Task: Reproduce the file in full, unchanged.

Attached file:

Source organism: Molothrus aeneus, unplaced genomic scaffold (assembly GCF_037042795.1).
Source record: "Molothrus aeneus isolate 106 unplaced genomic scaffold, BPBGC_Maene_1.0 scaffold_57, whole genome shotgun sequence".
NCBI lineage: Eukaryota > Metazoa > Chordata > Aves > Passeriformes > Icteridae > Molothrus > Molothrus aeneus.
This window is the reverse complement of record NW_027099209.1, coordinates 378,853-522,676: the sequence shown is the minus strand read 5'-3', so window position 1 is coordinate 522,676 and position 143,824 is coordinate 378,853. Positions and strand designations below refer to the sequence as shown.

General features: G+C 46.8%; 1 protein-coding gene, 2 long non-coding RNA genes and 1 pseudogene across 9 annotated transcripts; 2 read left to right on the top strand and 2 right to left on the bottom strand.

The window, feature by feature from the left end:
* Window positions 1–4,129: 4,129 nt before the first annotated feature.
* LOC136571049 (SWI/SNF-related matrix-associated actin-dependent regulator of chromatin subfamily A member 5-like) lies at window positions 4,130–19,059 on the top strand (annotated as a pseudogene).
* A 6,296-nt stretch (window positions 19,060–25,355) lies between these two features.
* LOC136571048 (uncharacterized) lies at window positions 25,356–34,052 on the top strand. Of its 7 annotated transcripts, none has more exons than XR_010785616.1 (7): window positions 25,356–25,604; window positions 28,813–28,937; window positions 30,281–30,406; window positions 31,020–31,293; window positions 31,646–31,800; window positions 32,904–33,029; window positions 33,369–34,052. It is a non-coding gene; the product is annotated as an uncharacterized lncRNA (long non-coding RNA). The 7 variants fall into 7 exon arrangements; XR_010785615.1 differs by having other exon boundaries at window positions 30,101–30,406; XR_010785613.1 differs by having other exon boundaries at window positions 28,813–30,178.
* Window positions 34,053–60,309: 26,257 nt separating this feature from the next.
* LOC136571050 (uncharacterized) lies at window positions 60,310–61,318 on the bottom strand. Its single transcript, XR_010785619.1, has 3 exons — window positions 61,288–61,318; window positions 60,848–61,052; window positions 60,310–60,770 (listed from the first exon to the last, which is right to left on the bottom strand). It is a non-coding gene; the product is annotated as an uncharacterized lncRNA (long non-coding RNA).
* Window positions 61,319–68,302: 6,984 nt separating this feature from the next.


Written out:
Source organism: Molothrus aeneus, unplaced genomic scaffold (assembly GCF_037042795.1).
Source record: "Molothrus aeneus isolate 106 unplaced genomic scaffold, BPBGC_Maene_1.0 scaffold_57, whole genome shotgun sequence".
NCBI lineage: Eukaryota > Metazoa > Chordata > Aves > Passeriformes > Icteridae > Molothrus > Molothrus aeneus.
This window is the reverse complement of record NW_027099209.1, coordinates 378,853-522,676: the sequence shown is the minus strand read 5'-3', so window position 1 is coordinate 522,676 and position 143,824 is coordinate 378,853. Positions and strand designations below refer to the sequence as shown.

General features: G+C 46.8%; 1 protein-coding gene, 2 long non-coding RNA genes and 1 pseudogene across 9 annotated transcripts; 2 read left to right on the top strand and 2 right to left on the bottom strand.

The window, feature by feature from the left end:
* Window positions 1–4,129: 4,129 nt before the first annotated feature.
* LOC136571049 (SWI/SNF-related matrix-associated actin-dependent regulator of chromatin subfamily A member 5-like) lies at window positions 4,130–19,059 on the top strand (annotated as a pseudogene).
* A 6,296-nt stretch (window positions 19,060–25,355) lies between these two features.
* LOC136571048 (uncharacterized) lies at window positions 25,356–34,052 on the top strand. Of its 7 annotated transcripts, none has more exons than XR_010785616.1 (7): window positions 25,356–25,604; window positions 28,813–28,937; window positions 30,281–30,406; window positions 31,020–31,293; window positions 31,646–31,800; window positions 32,904–33,029; window positions 33,369–34,052. It is a non-coding gene; the product is annotated as an uncharacterized lncRNA (long non-coding RNA). The 7 variants fall into 7 exon arrangements; XR_010785615.1 differs by having other exon boundaries at window positions 30,101–30,406; XR_010785613.1 differs by having other exon boundaries at window positions 28,813–30,178.
* Window positions 34,053–60,309: 26,257 nt separating this feature from the next.
* LOC136571050 (uncharacterized) lies at window positions 60,310–61,318 on the bottom strand. Its single transcript, XR_010785619.1, has 3 exons — window positions 61,288–61,318; window positions 60,848–61,052; window positions 60,310–60,770 (listed from the first exon to the last, which is right to left on the bottom strand). It is a non-coding gene; the product is annotated as an uncharacterized lncRNA (long non-coding RNA).
* Window positions 61,319–68,302: 6,984 nt separating this feature from the next.